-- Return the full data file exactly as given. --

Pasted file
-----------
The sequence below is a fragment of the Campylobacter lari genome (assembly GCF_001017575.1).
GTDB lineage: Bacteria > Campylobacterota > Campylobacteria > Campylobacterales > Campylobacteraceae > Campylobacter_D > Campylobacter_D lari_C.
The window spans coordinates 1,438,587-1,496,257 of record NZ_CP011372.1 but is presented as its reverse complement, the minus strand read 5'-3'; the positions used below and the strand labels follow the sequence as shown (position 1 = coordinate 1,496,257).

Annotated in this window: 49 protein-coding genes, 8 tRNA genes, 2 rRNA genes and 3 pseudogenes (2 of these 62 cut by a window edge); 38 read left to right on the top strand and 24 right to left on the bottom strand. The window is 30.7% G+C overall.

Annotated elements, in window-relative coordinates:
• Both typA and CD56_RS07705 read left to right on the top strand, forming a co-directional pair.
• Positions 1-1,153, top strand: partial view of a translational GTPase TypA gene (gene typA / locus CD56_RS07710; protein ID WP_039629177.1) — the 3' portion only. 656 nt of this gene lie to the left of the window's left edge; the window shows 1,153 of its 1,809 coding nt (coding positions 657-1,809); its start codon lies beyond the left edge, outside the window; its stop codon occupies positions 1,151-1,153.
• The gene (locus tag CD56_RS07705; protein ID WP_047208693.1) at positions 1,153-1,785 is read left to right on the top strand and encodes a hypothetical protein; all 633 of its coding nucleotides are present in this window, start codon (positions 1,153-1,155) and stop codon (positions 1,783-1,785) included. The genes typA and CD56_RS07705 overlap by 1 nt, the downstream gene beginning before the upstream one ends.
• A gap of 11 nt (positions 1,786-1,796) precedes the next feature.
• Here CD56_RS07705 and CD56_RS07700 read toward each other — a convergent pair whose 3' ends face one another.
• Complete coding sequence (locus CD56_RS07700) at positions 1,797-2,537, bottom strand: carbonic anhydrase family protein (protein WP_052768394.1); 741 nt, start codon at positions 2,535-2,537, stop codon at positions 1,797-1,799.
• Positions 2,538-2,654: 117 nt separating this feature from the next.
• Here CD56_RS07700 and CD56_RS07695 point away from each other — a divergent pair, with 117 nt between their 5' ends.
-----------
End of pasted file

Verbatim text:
The sequence below is a fragment of the Campylobacter lari genome (assembly GCF_001017575.1).
GTDB lineage: Bacteria > Campylobacterota > Campylobacteria > Campylobacterales > Campylobacteraceae > Campylobacter_D > Campylobacter_D lari_C.
The window spans coordinates 1,438,587-1,496,257 of record NZ_CP011372.1 but is presented as its reverse complement, the minus strand read 5'-3'; the positions used below and the strand labels follow the sequence as shown (position 1 = coordinate 1,496,257).

Annotated in this window: 49 protein-coding genes, 8 tRNA genes, 2 rRNA genes and 3 pseudogenes (2 of these 62 cut by a window edge); 38 read left to right on the top strand and 24 right to left on the bottom strand. The window is 30.7% G+C overall.

Annotated elements, in window-relative coordinates:
• Both typA and CD56_RS07705 read left to right on the top strand, forming a co-directional pair.
• Positions 1-1,153, top strand: partial view of a translational GTPase TypA gene (gene typA / locus CD56_RS07710; protein ID WP_039629177.1) — the 3' portion only. 656 nt of this gene lie to the left of the window's left edge; the window shows 1,153 of its 1,809 coding nt (coding positions 657-1,809); its start codon lies beyond the left edge, outside the window; its stop codon occupies positions 1,151-1,153.
• The gene (locus tag CD56_RS07705; protein ID WP_047208693.1) at positions 1,153-1,785 is read left to right on the top strand and encodes a hypothetical protein; all 633 of its coding nucleotides are present in this window, start codon (positions 1,153-1,155) and stop codon (positions 1,783-1,785) included. The genes typA and CD56_RS07705 overlap by 1 nt, the downstream gene beginning before the upstream one ends.
• A gap of 11 nt (positions 1,786-1,796) precedes the next feature.
• Here CD56_RS07705 and CD56_RS07700 read toward each other — a convergent pair whose 3' ends face one another.
• Complete coding sequence (locus CD56_RS07700) at positions 1,797-2,537, bottom strand: carbonic anhydrase family protein (protein WP_052768394.1); 741 nt, start codon at positions 2,535-2,537, stop codon at positions 1,797-1,799.
• Positions 2,538-2,654: 117 nt separating this feature from the next.
• Here CD56_RS07700 and CD56_RS07695 point away from each other — a divergent pair, with 117 nt between their 5' ends.